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Dec 10, 2007 11:30 AM

Cooking classes? (Calgary)

I have somone to shop for this Christmas that would really like tickets to a cooking class and maybe if possible wine tasting too type thing.

Does anyone have any suggestions or recomendations of what places might be the best for this? Don't think type of food matters too much. Pretty flexible.

Thanks in advance.

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  1. I have heard good things about the classes at Boca Loca, however I haven't been to one myself. I'm not sure if the website is current.

    1 Reply
    1. re: Dan2007

      We took 8 people from the office to Boca Loca last May for the Everyday Mexican class. Even the folks who were skeptical about Mexican Food were readily converted to fans. Excellent instruction, friendly atmosphere and everyone learned something new. Mmmmmmmmmm.

    2. The original comment has been removed
      1. Williams Sonoma used to offer some basic technique classes. Has anyone attended one? I was interested in a knife skills class, but couldn't make it. A cynical friend said that it would probably just be like a live-action infomercials for their products.

        1. As mentioned here and seconded, thirded and fourthed, cookbook co is the place to look.

          Having said that, there are also cooking classes of the same one-off variety (by which I mean that they are not "courses") at the midtown market Calgary Co-op and at Sunterra in TCPL building downtown.

          You can also take cooking courses at SAIT- my partner did sommelier one (not a cooking course but still) and will do two there starting January- there are tests and such but obviously a great resource!

          4 Replies
          1. re: John Manzo

            SAIT has a very broad and deep offering of classes—from bread made with a specific type of flour to high-heat techniques for meat. I've been saving up to take a class there on bread or Indian cuisine. Judging from the quality of the food that comes out of the Highwood kitchen, I'd say the classes should be quite informative and thorough. (Not that one could become a restaurant-quality chef by taking one class!)

            If you're looking for a mountain locale to go along with the class, Fuze in Banff also offers cooking classes.

            1. re: John Manzo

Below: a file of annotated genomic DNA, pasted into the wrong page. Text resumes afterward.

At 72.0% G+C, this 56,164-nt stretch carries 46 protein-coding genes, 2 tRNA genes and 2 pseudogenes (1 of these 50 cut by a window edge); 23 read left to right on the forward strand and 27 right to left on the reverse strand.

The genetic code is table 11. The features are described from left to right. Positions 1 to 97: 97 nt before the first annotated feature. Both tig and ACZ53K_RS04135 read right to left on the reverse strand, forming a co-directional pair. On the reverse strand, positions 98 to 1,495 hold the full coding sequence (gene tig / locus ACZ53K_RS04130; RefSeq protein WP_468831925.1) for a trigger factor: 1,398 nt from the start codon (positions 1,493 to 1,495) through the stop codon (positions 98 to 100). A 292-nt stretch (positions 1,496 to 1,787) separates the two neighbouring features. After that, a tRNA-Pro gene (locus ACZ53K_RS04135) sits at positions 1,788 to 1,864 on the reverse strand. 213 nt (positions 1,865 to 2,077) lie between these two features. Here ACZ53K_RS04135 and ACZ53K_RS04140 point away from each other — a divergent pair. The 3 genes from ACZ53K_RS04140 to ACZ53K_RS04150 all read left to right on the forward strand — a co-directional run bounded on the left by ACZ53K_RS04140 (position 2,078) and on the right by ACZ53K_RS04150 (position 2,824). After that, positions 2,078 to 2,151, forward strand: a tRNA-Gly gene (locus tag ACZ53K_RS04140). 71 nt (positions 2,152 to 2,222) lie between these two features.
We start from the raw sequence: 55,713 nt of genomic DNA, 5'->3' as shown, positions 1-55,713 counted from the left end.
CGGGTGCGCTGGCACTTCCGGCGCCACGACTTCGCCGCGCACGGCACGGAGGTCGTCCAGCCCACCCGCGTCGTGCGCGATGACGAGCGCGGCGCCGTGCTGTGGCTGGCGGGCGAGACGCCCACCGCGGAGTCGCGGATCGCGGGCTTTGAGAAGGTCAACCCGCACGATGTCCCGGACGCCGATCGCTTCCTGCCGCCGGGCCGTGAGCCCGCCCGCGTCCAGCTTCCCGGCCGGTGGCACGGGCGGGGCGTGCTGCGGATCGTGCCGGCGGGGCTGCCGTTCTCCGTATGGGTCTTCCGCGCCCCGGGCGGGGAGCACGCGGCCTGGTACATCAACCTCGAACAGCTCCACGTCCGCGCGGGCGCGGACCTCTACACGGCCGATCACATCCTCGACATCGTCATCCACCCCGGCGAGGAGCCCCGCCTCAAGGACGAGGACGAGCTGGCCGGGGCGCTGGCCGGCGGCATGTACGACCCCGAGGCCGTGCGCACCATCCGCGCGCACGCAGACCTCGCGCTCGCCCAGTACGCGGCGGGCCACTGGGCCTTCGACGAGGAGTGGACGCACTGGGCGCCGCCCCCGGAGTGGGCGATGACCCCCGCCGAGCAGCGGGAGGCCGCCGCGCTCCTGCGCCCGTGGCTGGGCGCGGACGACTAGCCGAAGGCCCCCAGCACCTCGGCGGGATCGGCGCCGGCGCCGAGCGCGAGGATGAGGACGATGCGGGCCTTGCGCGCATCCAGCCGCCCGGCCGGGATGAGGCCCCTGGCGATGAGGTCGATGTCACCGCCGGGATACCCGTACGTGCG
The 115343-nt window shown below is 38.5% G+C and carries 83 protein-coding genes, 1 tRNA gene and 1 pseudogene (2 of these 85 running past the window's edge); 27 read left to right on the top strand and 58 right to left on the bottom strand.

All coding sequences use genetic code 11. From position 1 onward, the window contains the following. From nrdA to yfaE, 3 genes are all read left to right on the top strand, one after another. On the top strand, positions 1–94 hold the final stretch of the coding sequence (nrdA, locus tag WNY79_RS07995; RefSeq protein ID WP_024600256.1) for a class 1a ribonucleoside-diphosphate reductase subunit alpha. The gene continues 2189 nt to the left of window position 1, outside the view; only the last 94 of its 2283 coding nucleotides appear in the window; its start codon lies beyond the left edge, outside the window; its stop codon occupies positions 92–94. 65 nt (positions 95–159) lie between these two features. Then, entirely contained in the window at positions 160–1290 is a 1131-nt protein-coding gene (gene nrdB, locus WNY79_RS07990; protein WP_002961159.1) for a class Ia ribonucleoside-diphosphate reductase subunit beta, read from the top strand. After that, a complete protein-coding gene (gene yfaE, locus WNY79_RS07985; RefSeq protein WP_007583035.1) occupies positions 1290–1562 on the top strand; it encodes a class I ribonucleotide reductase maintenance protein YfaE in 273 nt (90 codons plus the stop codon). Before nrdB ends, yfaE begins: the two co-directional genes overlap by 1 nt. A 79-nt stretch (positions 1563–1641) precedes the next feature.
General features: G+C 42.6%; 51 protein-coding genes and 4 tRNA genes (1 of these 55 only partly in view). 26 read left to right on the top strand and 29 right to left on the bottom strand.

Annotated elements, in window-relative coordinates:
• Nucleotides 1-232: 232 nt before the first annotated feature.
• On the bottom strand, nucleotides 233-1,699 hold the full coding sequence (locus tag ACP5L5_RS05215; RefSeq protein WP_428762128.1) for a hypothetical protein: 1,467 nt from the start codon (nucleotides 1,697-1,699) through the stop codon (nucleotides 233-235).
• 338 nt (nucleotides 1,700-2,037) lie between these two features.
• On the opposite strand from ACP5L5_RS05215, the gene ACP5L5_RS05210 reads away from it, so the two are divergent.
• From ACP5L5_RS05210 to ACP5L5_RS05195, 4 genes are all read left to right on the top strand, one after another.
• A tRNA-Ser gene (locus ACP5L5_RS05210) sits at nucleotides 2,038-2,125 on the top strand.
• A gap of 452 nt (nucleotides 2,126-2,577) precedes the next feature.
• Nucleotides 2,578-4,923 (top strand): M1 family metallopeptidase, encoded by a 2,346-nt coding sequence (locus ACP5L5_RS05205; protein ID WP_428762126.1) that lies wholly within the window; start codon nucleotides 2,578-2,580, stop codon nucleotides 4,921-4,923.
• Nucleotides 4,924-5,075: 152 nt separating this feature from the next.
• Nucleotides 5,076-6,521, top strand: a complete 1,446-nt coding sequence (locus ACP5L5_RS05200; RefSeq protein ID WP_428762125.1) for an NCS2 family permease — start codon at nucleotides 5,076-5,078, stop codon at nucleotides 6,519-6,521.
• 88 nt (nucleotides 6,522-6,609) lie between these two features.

what did you partner think of the sommelier class? i've been wanting to do that for a couple years now and hope to actually do it this year.

              1. re: pants

                Loved it- enough to sign up for level 2, but you have to write exams :-)

                1. re: John Manzo

                  i would like wine to be my next career so i'm up for exams

            2. I also had a good experience at Cookbook Co. on 11th ave. We went there with our department at work for a "team building" activity. We split off into groups, each with a different recipie, had a demonstration of various knife and preparation techniques, and then enjoyed some wine while preparing our respective dishes. Although I would have liked to have seen more of the other preparations, at the end we did sit down for a meal to enjoy everything that our co-workers prepared so we did get to see how everything turned out.

              The staff at the venue was top notch - incredibly helpful and fun. The only complaint I have is that the instructing chef, although very knowledgable, was, to put it bluntly, a total jerk. Now maybe he was just having a bad day or he was just tired of dealing with amateur chefs, but he was rude, impatient, and condescending to all of the participants. And then, when the class was over, he made a complete about face and was as sweet as can be when it came time for him to make his pitch for us to sign up for his other classes.

              That said, I sent my parents to a day long seminar there as well, and they had a different guest chef and nothing but good things to say about their experience.